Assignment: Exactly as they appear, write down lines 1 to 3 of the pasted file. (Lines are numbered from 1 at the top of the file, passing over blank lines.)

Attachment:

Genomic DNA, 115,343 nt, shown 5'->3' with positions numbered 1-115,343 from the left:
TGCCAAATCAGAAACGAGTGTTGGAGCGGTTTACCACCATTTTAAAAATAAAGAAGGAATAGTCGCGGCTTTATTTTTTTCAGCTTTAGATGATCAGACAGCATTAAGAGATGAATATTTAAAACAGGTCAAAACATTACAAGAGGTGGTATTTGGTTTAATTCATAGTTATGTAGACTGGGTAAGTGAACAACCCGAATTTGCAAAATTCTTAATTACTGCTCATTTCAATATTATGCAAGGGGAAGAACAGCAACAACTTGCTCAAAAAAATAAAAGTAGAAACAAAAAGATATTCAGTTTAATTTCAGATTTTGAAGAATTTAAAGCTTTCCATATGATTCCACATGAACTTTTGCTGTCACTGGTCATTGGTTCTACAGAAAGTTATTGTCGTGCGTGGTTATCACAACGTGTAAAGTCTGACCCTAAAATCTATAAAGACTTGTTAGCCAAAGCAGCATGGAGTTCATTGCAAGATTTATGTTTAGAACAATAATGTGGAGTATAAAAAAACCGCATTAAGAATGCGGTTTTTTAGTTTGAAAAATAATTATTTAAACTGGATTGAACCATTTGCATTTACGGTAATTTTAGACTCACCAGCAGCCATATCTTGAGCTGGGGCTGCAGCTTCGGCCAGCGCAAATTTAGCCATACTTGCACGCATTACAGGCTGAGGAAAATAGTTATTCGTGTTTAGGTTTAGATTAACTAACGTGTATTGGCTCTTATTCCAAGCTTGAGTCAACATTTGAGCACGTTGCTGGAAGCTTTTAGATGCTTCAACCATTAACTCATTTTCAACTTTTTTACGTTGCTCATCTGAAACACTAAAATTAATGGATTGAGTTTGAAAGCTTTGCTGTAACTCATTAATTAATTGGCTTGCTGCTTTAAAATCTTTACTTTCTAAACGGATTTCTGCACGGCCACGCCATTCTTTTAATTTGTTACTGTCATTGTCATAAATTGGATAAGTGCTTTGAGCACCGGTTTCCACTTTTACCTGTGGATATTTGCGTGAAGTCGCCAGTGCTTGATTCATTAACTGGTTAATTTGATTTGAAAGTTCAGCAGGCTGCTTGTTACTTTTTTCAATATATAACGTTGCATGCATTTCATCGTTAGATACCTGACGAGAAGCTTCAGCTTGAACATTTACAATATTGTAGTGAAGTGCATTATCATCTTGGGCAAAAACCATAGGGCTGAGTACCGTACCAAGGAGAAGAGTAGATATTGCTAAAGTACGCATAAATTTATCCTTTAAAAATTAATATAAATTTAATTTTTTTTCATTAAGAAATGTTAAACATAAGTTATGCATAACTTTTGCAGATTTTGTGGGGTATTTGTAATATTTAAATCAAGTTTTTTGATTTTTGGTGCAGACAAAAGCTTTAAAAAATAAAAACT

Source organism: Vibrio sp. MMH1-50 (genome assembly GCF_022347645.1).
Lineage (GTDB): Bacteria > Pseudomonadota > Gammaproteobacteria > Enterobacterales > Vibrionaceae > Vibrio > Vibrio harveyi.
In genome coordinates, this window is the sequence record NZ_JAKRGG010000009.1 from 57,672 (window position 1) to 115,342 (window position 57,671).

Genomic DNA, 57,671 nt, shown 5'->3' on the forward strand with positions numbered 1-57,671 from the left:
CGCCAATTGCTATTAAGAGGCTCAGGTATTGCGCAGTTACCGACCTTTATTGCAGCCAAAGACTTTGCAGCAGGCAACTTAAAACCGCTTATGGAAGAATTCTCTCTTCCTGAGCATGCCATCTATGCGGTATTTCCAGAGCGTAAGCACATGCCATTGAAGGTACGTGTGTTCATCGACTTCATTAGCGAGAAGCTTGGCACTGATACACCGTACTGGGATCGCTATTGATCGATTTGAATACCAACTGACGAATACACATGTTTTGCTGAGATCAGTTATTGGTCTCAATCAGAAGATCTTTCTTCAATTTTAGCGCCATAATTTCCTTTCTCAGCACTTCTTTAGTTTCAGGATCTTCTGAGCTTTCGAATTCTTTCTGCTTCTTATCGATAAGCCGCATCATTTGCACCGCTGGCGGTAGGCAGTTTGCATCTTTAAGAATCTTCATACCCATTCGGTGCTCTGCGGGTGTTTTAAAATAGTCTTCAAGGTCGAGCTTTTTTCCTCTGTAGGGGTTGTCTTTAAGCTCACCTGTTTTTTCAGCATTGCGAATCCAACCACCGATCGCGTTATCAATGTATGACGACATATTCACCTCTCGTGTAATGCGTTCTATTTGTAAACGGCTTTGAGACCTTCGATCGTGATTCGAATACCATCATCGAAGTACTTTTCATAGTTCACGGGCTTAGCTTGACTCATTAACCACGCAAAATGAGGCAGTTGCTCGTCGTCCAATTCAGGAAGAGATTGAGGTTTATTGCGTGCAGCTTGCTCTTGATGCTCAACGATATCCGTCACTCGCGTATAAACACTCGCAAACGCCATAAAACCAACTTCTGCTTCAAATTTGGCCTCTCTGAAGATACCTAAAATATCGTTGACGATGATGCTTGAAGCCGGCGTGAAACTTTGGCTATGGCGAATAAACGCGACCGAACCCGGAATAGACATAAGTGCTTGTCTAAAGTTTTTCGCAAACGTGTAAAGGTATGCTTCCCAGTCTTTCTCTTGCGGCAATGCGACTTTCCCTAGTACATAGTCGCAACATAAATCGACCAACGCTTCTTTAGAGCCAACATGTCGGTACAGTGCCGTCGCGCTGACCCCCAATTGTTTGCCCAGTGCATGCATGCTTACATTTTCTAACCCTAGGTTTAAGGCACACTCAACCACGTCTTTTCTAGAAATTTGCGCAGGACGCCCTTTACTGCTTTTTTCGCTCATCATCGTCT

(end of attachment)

Genomic DNA, 115,343 nt, shown 5'->3' with positions numbered 1-115,343 from the left:
TGCCAAATCAGAAACGAGTGTTGGAGCGGTTTACCACCATTTTAAAAATAAAGAAGGAATAGTCGCGGCTTTATTTTTTTCAGCTTTAGATGATCAGACAGCATTAAGAGATGAATATTTAAAACAGGTCAAAACATTACAAGAGGTGGTATTTGGTTTAATTCATAGTTATGTAGACTGGGTAAGTGAACAACCCGAATTTGCAAAATTCTTAATTACTGCTCATTTCAATATTATGCAAGGGGAAGAACAGCAACAACTTGCTCAAAAAAATAAAAGTAGAAACAAAAAGATATTCAGTTTAATTTCAGATTTTGAAGAATTTAAAGCTTTCCATATGATTCCACATGAACTTTTGCTGTCACTGGTCATTGGTTCTACAGAAAGTTATTGTCGTGCGTGGTTATCACAACGTGTAAAGTCTGACCCTAAAATCTATAAAGACTTGTTAGCCAAAGCAGCATGGAGTTCATTGCAAGATTTATGTTTAGAACAATAATGTGGAGTATAAAAAAACCGCATTAAGAATGCGGTTTTTTAGTTTGAAAAATAATTATTTAAACTGGATTGAACCATTTGCATTTACGGTAATTTTAGACTCACCAGCAGCCATATCTTGAGCTGGGGCTGCAGCTTCGGCCAGCGCAAATTTAGCCATACTTGCACGCATTACAGGCTGAGGAAAATAGTTATTCGTGTTTAGGTTTAGATTAACTAACGTGTATTGGCTCTTATTCCAAGCTTGAGTCAACATTTGAGCACGTTGCTGGAAGCTTTTAGATGCTTCAACCATTAACTCATTTTCAACTTTTTTACGTTGCTCATCTGAAACACTAAAATTAATGGATTGAGTTTGAAAGCTTTGCTGTAACTCATTAATTAATTGGCTTGCTGCTTTAAAATCTTTACTTTCTAAACGGATTTCTGCACGGCCACGCCATTCTTTTAATTTGTTACTGTCATTGTCATAAATTGGATAAGTGCTTTGAGCACCGGTTTCCACTTTTACCTGTGGATATTTGCGTGAAGTCGCCAGTGCTTGATTCATTAACTGGTTAATTTGATTTGAAAGTTCAGCAGGCTGCTTGTTACTTTTTTCAATATATAACGTTGCATGCATTTCATCGTTAGATACCTGACGAGAAGCTTCAGCTTGAACATTTACAATATTGTAGTGAAGTGCATTATCATCTTGGGCAAAAACCATAGGGCTGAGTACCGTACCAAGGAGAAGAGTAGATATTGCTAAAGTACGCATAAATTTATCCTTTAAAAATTAATATAAATTTAATTTTTTTTCATTAAGAAATGTTAAACATAAGTTATGCATAACTTTTGCAGATTTTGTGGGGTATTTGTAATATTTAAATCAAGTTTTTTGATTTTTGGTGCAGACAAAAGCTTTAAAAAATAAAAACT

Source organism: Vibrio sp. MMH1-50 (genome assembly GCF_022347645.1).